Again, I’m not going to name any recent massive flameouts, but in your own mind run down the list of a few most spectacular overachievers on your personal Hall of Imploders list. I predict with confidence that each one self-destructed in their own way, but I also bet one reaction of yours was common across all their cases: “What were they thinking?”
This is the question strategy+business takes on in its “How powerful people slip:”
The descent from being a darling of Wall Street to being reviled by shareholders can be swift and unforgiving. Stories abound of overreach and missteps by top leaders, often with grievous legal or financial consequences. When a company crashes because of a scandal or ethical error, onlookers naturally wonder: “How could the leaders let themselves get into a situation like that? They had all the advantages that go with their position, and so much to lose. Shouldn’t they know better?” But in fact, it’s their brain’s reaction to being well-regarded and powerful that often takes executives and other people in authority over the cliff.
Stories of senior leaders making poor decisions are rampant at every scale: from minor transgressions that create quiet frustrations inside HR departments, to global scandals that thrust leaders into the public eye. Each case is different, but they all have one common element: In the brain, a set of responses to temptation gradually shifts the attention of powerful people away from the disciplined behaviors associated with enlightened management. If you want to be the kind of leader who resists these missteps, you have to develop a clearer understanding of the dynamics of power — and their effect on your own thinking and that of others around you.
The problem shows its truly complex essence because some of the very strengths most critical in a leader can turn destructive when unchecked.
- Focusing on a vision and goals, combined with a strong sense of optimism, can distract you from potential unintended consequences or “mere” operational issues. You may also (subconsciously, one hopes, but it’s no less dangerous for that) tend to ignore people with less rosy views or discount the validity of their reservations.
- The unavoidable (and, let’s face it, mostly welcome) perks that come with senior leadership can be isolating: All arrangements made for you “magically;” restaurants, flights, and hotels all of high caliber (and “free”); larger/quieter offices; efficient, cultivated, polished, and deferential assistants.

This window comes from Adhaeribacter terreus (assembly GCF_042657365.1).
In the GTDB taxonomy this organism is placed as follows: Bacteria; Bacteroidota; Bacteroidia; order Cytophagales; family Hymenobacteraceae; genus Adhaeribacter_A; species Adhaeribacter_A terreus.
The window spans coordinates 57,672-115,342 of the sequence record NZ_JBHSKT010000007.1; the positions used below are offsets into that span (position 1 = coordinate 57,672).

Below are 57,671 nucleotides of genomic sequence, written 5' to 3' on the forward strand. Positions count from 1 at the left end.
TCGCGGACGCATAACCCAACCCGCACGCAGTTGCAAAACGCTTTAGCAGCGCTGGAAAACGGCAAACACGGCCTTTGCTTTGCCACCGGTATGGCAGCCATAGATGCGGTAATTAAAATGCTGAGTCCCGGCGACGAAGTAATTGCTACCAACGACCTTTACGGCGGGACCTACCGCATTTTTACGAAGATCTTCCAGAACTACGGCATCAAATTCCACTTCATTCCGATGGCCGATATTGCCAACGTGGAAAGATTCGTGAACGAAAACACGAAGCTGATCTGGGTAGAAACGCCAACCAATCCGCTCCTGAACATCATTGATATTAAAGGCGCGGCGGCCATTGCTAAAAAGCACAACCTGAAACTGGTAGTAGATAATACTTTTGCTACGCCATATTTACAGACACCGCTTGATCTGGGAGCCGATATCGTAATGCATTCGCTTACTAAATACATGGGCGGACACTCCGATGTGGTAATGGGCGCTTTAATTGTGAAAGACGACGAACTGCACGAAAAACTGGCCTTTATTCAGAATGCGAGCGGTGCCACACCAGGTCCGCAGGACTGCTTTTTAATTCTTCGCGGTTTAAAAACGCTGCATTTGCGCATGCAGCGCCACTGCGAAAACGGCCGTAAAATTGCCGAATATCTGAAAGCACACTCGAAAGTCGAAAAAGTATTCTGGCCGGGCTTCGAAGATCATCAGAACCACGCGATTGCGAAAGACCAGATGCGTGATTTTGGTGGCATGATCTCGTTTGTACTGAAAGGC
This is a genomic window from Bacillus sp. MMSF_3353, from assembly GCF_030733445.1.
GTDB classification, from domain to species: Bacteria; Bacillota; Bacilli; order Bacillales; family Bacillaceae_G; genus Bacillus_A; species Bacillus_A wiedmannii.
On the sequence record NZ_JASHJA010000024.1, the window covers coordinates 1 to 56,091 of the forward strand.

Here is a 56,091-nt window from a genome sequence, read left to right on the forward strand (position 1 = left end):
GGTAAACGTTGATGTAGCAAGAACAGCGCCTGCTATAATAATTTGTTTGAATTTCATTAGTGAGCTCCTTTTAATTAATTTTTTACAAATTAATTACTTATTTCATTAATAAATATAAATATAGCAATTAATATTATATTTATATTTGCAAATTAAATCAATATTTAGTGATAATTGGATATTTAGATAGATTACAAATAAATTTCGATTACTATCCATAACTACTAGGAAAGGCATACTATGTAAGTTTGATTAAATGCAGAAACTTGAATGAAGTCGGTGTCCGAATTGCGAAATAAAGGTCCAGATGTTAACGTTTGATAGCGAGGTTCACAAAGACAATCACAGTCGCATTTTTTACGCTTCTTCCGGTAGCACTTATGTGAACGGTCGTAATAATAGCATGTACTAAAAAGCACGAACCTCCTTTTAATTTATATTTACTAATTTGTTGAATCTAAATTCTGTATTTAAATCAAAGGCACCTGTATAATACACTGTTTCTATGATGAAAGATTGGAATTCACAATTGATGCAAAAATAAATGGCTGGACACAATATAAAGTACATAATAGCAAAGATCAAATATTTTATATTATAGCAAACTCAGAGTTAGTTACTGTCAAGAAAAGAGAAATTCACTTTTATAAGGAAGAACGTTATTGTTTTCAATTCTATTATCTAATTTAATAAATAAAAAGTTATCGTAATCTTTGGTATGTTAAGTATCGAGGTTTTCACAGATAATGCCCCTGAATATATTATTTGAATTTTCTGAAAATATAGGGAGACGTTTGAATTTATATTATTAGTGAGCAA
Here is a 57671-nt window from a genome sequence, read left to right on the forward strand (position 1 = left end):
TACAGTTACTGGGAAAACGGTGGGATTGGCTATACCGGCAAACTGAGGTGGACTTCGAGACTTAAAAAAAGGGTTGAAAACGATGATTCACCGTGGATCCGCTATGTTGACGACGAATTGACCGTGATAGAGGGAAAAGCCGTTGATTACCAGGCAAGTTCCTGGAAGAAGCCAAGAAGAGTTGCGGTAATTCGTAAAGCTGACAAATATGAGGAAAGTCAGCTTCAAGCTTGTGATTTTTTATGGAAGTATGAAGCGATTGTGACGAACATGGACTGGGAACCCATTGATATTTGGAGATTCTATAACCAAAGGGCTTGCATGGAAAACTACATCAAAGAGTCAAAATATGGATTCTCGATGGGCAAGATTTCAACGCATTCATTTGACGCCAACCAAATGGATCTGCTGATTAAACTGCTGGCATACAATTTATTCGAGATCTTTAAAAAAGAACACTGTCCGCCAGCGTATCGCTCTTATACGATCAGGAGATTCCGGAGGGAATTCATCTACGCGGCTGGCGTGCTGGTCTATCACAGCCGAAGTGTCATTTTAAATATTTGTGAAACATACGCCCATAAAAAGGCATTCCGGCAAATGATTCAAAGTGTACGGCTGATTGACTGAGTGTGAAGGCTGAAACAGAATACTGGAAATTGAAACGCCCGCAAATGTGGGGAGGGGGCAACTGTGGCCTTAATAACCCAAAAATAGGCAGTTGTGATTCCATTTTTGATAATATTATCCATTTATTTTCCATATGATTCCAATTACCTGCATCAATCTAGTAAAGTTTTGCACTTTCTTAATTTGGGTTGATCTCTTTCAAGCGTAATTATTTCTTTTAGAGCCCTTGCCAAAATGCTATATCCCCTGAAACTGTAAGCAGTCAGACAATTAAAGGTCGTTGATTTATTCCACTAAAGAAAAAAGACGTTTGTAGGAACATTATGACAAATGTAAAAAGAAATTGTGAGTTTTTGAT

- The similarly unavoidable and mostly desirable reality that the higher you rise in an organization, the more your perspective shifts to the macro and the general and away from the day to day of “the coalface” and such granular and highly personalized criteria such as the quality of individual client experiences.
Make no mistake: These are all natural byproducts of high status within an organization. That’s why it can be a devilish problem, and if you become blind to it people will pick up on it with uncanny alacrity.
Does this sound familiar?:
It can feel productive and satisfying to narrow your focus to goals, which are easier to manage than people; however, your peers and subordinates will feel intimately this lack of meaningful inclusion and perspective taking. People are extremely sensitive to certain social needs and whether they are being met. The SCARF model, developed by David Rock at the NeuroLeadership Institute, outlines five such social needs: status (the need for ranking in a hierarchy), certainty (the need for control over one’s environment), autonomy (the need for agency and independence), relatedness (the need for belonging and inclusion), and fairness (the need for equity and justice). Leaders who fail to take others’ perspectives into account risk threatening their sense of relatedness, fairness, and status. People may feel that they don’t have a voice, that their opinions don’t matter.
The more senior you are, it’s safe the say, the more highly you will rank on:
- Autonomy, and
and the lower you will score on Fairness.
So be prepared to consciously downplay Status, Certainty, Autonomy, and Relatedness and devote much more time to Fairness. Think “inclusive,” “questioning,” “curious,” and always welcome (Scout’s honor) new developments that might change your mind.
Some of the world’s leading think tanks and academic research institutes and labs have embraced a maxim that encapsulates this attitude and that you would do well to emulate: “Strong opinions, weakly held.”
Fortunately, we need not keep this at an abstract level.